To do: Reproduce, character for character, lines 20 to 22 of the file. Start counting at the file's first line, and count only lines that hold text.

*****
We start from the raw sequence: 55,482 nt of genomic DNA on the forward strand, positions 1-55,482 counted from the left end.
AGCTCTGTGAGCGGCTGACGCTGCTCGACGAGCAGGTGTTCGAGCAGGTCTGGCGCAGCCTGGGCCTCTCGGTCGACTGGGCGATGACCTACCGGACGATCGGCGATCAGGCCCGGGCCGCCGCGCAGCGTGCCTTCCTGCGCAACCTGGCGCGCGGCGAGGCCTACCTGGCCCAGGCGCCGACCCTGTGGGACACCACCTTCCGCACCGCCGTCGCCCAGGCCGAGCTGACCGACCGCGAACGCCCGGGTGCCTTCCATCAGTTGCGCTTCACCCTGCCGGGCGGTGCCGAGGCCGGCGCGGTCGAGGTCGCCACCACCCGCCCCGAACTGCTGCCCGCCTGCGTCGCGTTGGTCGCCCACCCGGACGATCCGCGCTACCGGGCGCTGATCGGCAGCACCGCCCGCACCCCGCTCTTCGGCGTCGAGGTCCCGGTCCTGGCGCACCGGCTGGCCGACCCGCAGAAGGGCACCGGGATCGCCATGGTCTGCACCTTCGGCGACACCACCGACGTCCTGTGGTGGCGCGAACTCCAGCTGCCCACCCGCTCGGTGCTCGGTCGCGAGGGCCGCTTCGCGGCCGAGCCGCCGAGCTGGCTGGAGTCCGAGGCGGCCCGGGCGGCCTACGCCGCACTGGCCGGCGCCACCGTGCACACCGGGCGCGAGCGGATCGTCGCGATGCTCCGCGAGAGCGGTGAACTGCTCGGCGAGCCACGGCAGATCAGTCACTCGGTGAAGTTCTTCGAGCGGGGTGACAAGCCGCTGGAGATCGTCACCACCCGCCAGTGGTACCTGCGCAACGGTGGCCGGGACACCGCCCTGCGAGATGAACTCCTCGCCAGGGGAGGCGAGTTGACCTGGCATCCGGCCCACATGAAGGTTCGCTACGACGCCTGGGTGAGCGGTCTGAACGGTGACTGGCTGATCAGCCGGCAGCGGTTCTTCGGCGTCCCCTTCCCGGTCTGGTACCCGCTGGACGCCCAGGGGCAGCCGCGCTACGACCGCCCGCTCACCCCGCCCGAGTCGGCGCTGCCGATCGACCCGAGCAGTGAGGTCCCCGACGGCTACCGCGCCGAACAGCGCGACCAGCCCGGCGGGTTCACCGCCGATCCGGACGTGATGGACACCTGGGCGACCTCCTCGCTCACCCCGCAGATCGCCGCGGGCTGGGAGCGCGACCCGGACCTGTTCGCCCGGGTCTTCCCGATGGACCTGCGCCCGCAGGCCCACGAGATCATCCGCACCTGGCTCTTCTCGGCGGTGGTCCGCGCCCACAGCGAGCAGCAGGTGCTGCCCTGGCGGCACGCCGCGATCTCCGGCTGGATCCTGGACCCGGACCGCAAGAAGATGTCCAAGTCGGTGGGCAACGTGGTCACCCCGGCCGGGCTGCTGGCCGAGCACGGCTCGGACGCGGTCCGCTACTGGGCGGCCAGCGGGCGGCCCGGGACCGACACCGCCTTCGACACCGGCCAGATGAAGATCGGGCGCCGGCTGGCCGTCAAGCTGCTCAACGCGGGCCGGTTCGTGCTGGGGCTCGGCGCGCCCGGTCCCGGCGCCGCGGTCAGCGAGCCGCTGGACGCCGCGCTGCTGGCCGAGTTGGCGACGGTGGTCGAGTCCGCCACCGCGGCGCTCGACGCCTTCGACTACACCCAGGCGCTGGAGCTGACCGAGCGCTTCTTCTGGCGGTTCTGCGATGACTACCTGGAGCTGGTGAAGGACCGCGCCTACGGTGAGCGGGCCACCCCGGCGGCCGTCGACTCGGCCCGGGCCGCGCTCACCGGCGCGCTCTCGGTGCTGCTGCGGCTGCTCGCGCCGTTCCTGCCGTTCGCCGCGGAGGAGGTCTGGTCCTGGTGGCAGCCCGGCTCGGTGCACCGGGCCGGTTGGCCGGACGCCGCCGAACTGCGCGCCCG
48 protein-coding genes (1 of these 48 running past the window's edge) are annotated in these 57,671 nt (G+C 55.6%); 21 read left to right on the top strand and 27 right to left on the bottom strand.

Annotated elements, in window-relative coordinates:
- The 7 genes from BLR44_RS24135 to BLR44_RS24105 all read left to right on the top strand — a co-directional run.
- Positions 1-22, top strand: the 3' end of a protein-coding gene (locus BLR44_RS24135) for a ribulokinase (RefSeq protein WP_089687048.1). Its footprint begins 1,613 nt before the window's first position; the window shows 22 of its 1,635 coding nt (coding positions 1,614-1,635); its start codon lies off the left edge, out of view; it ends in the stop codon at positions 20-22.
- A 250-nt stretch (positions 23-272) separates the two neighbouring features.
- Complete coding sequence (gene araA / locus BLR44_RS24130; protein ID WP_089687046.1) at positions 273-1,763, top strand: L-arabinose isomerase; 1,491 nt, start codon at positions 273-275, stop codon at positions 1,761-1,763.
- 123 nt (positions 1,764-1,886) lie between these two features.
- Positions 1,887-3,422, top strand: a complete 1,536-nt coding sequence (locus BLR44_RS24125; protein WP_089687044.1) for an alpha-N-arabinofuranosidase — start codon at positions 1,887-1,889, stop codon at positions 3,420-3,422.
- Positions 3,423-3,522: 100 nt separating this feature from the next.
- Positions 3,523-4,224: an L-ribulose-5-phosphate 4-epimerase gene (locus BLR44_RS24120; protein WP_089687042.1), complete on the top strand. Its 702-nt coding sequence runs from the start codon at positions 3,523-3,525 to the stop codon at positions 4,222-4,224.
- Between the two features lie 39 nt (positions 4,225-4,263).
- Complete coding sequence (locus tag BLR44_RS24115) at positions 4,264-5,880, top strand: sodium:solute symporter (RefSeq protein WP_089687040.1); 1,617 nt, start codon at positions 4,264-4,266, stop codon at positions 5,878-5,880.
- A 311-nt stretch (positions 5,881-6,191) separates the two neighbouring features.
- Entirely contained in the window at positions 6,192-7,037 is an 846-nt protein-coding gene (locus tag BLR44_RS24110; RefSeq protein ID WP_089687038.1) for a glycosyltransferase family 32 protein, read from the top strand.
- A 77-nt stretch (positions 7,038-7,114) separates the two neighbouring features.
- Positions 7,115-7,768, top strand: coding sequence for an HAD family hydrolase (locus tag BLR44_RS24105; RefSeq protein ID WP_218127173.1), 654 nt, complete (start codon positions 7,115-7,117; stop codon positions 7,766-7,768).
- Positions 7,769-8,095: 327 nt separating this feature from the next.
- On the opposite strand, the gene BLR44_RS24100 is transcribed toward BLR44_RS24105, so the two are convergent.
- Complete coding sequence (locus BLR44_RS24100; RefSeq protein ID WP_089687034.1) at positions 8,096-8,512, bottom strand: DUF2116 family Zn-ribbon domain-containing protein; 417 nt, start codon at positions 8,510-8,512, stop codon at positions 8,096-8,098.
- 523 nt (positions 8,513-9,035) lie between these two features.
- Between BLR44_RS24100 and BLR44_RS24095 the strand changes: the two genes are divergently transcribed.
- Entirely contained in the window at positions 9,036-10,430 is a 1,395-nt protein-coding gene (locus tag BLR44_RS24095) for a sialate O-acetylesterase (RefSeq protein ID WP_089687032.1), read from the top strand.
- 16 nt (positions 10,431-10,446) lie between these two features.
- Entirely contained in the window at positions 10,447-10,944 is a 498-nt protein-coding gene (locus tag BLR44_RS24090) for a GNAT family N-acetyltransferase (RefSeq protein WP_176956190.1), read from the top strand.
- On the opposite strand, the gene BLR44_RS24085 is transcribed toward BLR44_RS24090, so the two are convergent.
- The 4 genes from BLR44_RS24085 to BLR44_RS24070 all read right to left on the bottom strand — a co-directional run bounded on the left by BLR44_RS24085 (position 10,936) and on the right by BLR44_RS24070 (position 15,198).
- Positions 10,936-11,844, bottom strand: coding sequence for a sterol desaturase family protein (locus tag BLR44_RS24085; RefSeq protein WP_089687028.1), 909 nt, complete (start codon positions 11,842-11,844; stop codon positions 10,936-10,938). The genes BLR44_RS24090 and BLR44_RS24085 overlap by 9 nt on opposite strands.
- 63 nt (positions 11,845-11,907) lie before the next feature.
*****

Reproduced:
- On the opposite strand, the gene BLR44_RS24100 is transcribed toward BLR44_RS24105, so the two are convergent.
- Complete coding sequence (locus BLR44_RS24100; RefSeq protein ID WP_089687034.1) at positions 8,096-8,512, bottom strand: DUF2116 family Zn-ribbon domain-containing protein; 417 nt, start codon at positions 8,510-8,512, stop codon at positions 8,096-8,098.
- 523 nt (positions 8,513-9,035) lie between these two features.